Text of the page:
iWave’s datasets of public and proprietary information contain more records than you could search over many years, let alone a few short months of a fundraising campaign.
So how can you cast a wide net while still zeroing-in on your ideal donor traits and indicators? We recommend building lists of prospects based on the criteria you’re looking for. This could include geography, job title, type of luxury assets — you name it. Once you have a physical list of names in front of you, the process of verifying and synthesizing that information becomes much easier.
Let’s build some prospect lists together. Start the clock!
The VeriGift dataset is the largest growing, most up-to-date charitable giving database available. It’s also the most popular dataset among iWave users. You can build lists for donors and recipients, as well as specific types and values of donations. Imagine your hospital foundation is launching a campaign for a new cancer treatment facility. You’ve already reached out to government and foundation sources. Now you want to focus on individual annual, major, and planned gift prospects.
In VeriGift, you can highlight “Individuals” and then choose “Health Care” in the Recipient Category section. In Gift Information below, you may decide to search for Capital/Campaign gifts between $10,000 and $500,000 made in the last 10 years. From here, you can identify the top prospects and determine giving trends over time for both those individuals and the entire group.
If you’re a longtime iWave Blog reader, you know researching foundations similar to your nonprofit is a critical part of prospect development. In the Foundations and Public Charities dataset by Guidestar, you can build a number of lists related to foundations. These could include foundations in your city or state, foundation type (public vs. private), and category (healthcare, education, etc.). You could use this list to apply for major grants. Or, you could identify the foundation’s employees and decision makers. Maybe those individuals could contribute to a similar cause or provide guidance by serving on your board.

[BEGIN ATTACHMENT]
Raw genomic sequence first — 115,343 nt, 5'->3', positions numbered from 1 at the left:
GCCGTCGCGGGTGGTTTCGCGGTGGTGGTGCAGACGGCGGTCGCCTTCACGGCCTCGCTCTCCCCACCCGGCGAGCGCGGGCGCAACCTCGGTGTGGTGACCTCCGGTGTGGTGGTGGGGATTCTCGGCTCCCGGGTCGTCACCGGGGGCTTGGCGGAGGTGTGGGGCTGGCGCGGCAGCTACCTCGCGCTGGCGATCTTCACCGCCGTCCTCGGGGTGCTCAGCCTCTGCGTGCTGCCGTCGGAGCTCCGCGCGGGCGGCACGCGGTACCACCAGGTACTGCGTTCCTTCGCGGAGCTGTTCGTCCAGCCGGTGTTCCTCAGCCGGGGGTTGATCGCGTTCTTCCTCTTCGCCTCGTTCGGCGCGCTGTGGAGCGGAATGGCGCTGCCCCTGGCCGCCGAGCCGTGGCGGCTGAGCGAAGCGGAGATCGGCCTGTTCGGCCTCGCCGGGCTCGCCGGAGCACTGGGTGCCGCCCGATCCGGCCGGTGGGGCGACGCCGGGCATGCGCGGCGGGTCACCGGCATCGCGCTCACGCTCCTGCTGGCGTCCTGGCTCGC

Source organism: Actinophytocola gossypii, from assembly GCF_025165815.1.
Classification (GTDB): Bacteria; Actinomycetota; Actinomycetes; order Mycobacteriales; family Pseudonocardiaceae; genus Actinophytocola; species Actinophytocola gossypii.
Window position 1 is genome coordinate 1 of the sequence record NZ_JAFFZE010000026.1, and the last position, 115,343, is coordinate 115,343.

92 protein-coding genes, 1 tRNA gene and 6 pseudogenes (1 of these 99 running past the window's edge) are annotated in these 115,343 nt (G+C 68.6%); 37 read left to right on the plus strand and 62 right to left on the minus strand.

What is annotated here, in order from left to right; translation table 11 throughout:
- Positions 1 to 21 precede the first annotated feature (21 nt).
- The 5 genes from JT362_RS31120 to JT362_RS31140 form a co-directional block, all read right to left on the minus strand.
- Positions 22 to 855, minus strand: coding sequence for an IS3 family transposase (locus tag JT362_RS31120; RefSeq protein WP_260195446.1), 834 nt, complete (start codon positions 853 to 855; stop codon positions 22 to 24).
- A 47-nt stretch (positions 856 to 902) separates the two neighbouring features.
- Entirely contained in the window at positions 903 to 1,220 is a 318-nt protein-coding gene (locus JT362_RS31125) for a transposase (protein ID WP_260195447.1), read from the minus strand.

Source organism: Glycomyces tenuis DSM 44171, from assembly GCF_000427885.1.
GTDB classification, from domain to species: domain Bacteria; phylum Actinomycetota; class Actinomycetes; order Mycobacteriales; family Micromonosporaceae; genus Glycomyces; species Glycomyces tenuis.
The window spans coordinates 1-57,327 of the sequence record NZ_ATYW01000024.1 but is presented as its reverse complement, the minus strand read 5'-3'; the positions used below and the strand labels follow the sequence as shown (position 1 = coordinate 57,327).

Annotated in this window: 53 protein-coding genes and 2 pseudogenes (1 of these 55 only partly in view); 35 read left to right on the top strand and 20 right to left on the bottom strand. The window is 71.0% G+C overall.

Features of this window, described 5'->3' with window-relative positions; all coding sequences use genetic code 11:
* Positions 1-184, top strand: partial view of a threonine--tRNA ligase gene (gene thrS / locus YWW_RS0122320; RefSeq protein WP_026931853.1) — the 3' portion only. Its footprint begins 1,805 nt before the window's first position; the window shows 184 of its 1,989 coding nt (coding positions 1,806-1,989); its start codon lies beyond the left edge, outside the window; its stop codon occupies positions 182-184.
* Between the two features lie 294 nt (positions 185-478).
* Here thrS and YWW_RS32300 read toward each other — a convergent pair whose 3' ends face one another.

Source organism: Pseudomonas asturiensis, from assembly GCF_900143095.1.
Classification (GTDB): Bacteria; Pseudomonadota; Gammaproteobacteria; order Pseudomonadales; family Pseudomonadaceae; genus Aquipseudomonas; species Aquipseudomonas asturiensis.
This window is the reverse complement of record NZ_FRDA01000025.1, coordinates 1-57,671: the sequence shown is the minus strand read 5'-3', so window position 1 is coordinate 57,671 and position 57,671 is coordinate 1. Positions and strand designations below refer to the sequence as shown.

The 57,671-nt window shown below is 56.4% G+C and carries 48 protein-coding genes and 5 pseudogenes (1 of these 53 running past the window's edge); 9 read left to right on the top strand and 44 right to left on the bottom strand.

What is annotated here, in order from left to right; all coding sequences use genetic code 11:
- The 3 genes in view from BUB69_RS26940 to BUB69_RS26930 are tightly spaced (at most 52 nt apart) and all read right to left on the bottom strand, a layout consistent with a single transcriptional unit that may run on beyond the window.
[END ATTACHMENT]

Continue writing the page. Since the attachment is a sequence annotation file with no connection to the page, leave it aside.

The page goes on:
Across the country or in your local area, you can search for private foundations, public charities, or both. List the affinity in the NTEE Category section and input the gift amount range. Your list will include foundations that have paid grants related to your cause. You can also perform a reverse search and build a list of grantees similar to your organization.
Let’s say your fundraising team is looking for donors to support your college’s new engineering school in upstate New York. You’ve exhausted your alumni search. Now you’d like to find C-level executives in the New York Tri-State Area with an affinity to engineering and education.
First, let’s navigate to a dataset with company information such as Dun & Bradstreet or Thomson Reuters. Here, we can input our city or local ZIP code, type “President” in the Job Title section, and select “Engineering/R&D” in the Job Function section. From several hundred results, we can either explore each prospect individually or add the names to an iWave Screening template and submit.
Thomson Reuter’s Insider Filings dataset is a great resource for building wealth lists. Over a specific time period, you can search for details on stock transactions. Maybe you’re in San Francisco and you’d like to attract high net worth Silicon Valley shareholders for your tech-focused nonprofit. You can build such a list by choosing specific filters for Transaction Size, Transaction Type (Gift, Sale, Purchase, etc.), and the Security Category (Common Stock, Preferred Stock, Employee Options, etc.).
Navigating the records in Insider Filings may seem daunting, but here’s an easy rule of thumb. If the prospects on your list are actively buying stock, they may not have enough liquid assets to offer a major gift to your organization. Or, if a prospect is actively selling stock, she may have enough cash on hand to make a donation. Supplementary research and due diligence is critical. You won’t know the full scope of your prospect’s financial and philanthropic situation until you have a clear picture of their combined propensity, affinity, and capacity. Try submitting your list to iWave Screening to generate this insight.
According to Charity Village, 65% of Fortune 500 companies have matching gifts programs. In the Matching Gifts dataset, try building a list of companies with these programs in your local city or state.
Ever hear of the Golden Ratio? For matching gifts programs, that translates to anything larger than 1:1. While many companies have matching gifts programs, employees may not be aware of them. Your next gift could bring in double, triple, or even quadruple your original ask amount. After building a list of local companies with strong programs, you can then use this list to find their employees and encourage them to give. This ensures a matching gift opportunity, and helps your donor’s major gift go further!
What other lists do you use when prospecting for new donors? Let us know in the comments below.
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About the author: Ryan McCarvill joined the iWave team in 2016. Ryan enjoys meeting and learning from nonprofit professionals, researching trends in the nonprofit community, and offering strategies for development teams to use iWave’s solutions to meet and exceed their fundraising goals.